A War on Cross-Dressing: Los Angeles’ Anti-Masquerading Ordinance of 1889 Targeted the Growing Queer Population of Los Angeles

A little over a hundred years after the City of Los Angeles was founded, the Anti-Masquerading Ordinance of 1889 was enacted to intimidate and discriminate against the growing queer sub-culture. It wasn’t until the mid-1900s that arrests for crossdressing were very common across the nation.

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At the turn of the century, the connection between theatrical impersonation and sexual behavior had not yet been made by American audiences. So, the anti-masquerading ordinance was not enforced against entertainers for the first few decades.  For example, the amazing and mysterious female impersonator Julian Eltinge began performing in female attire as a child and first appeared on Broadway in 1904. Eltinge performed throughout Europe and the U.S. on vaudeville circuits throughout the early 1900s. In 1917, he moved to Los Angeles to act in motion pictures and built a house for himself in Silver Lake. As aggressions toward the LGBTQ+ community ramped up. Eltinge maintained an exceptionally masculine profile offstage to combat rumors about his sexual orientation.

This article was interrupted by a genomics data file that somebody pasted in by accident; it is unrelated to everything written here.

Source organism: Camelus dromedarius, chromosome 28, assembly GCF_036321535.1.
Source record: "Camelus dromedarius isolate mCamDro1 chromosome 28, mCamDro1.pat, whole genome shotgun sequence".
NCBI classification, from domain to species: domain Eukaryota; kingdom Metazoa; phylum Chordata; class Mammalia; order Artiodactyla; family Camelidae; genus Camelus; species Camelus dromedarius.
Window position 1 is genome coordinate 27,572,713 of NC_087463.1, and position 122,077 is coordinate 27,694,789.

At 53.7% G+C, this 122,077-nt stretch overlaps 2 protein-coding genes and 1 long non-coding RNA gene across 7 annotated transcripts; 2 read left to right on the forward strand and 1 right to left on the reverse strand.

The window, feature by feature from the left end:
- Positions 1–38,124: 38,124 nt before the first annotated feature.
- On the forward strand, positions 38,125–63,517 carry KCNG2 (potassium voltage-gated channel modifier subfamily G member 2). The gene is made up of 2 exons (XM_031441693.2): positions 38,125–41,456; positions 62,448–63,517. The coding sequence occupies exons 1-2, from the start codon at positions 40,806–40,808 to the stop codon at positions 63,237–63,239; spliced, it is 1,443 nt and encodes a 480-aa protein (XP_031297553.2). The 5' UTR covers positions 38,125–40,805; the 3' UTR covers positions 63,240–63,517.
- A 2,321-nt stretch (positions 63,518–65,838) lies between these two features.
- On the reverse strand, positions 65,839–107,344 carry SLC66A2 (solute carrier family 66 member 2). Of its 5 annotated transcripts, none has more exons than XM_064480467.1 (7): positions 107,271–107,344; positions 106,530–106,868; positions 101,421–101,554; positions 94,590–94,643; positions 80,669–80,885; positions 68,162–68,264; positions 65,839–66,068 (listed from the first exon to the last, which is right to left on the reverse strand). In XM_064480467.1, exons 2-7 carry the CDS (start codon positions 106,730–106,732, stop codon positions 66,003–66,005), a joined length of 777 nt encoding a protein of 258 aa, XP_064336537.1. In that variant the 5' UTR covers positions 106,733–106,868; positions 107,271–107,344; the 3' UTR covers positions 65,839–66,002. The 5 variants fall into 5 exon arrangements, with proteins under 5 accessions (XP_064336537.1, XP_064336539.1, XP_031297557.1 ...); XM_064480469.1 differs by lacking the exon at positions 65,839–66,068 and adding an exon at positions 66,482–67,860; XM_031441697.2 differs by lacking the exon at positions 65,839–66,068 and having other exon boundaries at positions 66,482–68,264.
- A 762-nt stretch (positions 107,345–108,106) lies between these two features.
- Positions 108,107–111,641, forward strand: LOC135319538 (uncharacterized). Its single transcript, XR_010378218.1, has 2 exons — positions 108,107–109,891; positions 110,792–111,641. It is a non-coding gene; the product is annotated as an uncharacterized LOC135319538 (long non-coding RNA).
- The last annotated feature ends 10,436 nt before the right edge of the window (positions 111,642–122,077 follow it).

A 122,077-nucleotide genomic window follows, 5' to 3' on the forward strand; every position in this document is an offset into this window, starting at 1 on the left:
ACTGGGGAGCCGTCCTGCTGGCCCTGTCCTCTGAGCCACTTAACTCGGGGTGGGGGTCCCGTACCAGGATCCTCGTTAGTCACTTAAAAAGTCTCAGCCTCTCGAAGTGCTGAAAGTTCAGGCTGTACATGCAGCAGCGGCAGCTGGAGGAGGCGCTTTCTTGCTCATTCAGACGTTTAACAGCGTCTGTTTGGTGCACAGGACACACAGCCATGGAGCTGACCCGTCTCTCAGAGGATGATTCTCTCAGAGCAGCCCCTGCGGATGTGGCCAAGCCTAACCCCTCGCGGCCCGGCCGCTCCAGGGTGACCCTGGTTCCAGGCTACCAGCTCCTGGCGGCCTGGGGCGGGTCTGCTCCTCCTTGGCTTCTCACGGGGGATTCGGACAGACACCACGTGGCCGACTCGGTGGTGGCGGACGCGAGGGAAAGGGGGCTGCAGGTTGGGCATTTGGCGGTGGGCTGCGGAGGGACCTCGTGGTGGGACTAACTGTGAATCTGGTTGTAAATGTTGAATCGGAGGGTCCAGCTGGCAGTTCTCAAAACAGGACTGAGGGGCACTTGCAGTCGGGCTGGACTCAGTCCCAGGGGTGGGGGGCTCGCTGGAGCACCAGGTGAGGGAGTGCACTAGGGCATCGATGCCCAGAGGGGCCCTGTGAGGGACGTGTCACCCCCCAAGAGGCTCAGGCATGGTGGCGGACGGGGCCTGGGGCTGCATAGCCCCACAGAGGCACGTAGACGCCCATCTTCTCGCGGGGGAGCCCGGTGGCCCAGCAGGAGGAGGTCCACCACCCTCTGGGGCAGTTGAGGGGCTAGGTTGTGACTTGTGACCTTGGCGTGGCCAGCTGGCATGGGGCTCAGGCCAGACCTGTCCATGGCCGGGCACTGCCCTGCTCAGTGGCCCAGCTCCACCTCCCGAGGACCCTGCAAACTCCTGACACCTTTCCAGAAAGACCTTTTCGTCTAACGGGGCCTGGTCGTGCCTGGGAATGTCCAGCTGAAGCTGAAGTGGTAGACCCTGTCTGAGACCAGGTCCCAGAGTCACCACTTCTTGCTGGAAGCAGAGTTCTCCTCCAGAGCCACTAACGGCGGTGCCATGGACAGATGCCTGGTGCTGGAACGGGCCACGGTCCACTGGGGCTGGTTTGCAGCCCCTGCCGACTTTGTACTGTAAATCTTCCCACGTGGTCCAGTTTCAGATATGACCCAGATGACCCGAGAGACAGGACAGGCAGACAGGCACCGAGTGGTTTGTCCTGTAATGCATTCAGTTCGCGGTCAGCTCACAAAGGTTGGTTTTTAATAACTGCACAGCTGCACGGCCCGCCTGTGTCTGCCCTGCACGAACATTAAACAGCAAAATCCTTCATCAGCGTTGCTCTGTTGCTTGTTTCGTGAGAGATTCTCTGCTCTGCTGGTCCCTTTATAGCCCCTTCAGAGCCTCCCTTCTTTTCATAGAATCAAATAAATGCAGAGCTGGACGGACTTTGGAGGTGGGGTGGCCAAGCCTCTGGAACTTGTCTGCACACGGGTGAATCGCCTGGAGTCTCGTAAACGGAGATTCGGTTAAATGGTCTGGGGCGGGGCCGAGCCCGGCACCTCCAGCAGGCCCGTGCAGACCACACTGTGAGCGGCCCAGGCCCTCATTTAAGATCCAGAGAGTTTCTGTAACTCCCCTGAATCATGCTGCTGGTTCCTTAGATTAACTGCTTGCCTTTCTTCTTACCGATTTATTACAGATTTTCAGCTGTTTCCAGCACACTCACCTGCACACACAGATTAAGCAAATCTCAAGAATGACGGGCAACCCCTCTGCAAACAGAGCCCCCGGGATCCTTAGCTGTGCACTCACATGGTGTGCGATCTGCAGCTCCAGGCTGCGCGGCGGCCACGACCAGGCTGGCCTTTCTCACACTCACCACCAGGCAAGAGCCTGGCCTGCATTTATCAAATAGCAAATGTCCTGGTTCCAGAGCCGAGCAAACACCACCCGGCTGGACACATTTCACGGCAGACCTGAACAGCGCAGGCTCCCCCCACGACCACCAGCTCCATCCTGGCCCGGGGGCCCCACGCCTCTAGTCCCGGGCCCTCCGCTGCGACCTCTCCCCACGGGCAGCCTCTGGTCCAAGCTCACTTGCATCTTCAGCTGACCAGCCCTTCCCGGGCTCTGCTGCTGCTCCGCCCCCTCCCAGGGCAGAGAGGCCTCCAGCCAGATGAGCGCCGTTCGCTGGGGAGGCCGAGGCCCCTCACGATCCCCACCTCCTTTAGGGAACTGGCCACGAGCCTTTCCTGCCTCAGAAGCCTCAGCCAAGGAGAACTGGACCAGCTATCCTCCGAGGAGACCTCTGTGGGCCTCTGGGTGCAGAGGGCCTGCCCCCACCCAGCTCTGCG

Rae Bourbon leaving the Beverly Hills Muncipal Court on Aug. 1, 1956 after arraignment for impersonating a woman. Bourbon denied the impersonation charges and showed the judge a certificate documenting his sex change.

In the 1930s and ‘40s, celebrity female impersonator Rae (Ray) Bourbon headlined various L.A. venues. However, despite his celebrity status, Bourbon was not exempt from the Masquerading law. At his Beverly Hills Municipal Court on Aug. 1, 1956 after arraignment for impersonating a woman, Bourbon denied the impersonation charges and showed the judge a certificate documenting his sex change. While many feared the anti-masquerading law and other hid their homosexuality entirely, some Angelenos celebrated their identities at drag balls, bars and Pershing Square. However, the most effeminate drag styles we usually reserved for indoor venues.

Until the 1960s, LAPD aggressively applied the masquerading ordinance to intimidate and discriminate against queer people. Arrests for crossdressing were common across the nation through the mid-1900s. The City‘s anti-masquerading ordinance was fortified by state laws that further criminalized homosexuality. Enacted in 1915, California State Penal Code 288a made oral sex a felony. Sodomy had been a felony in California since 1850. 

Nathan Hahn was arrested in 1940 for wearing female clothing and refused to wear the male clothing presented to him by detective Holt.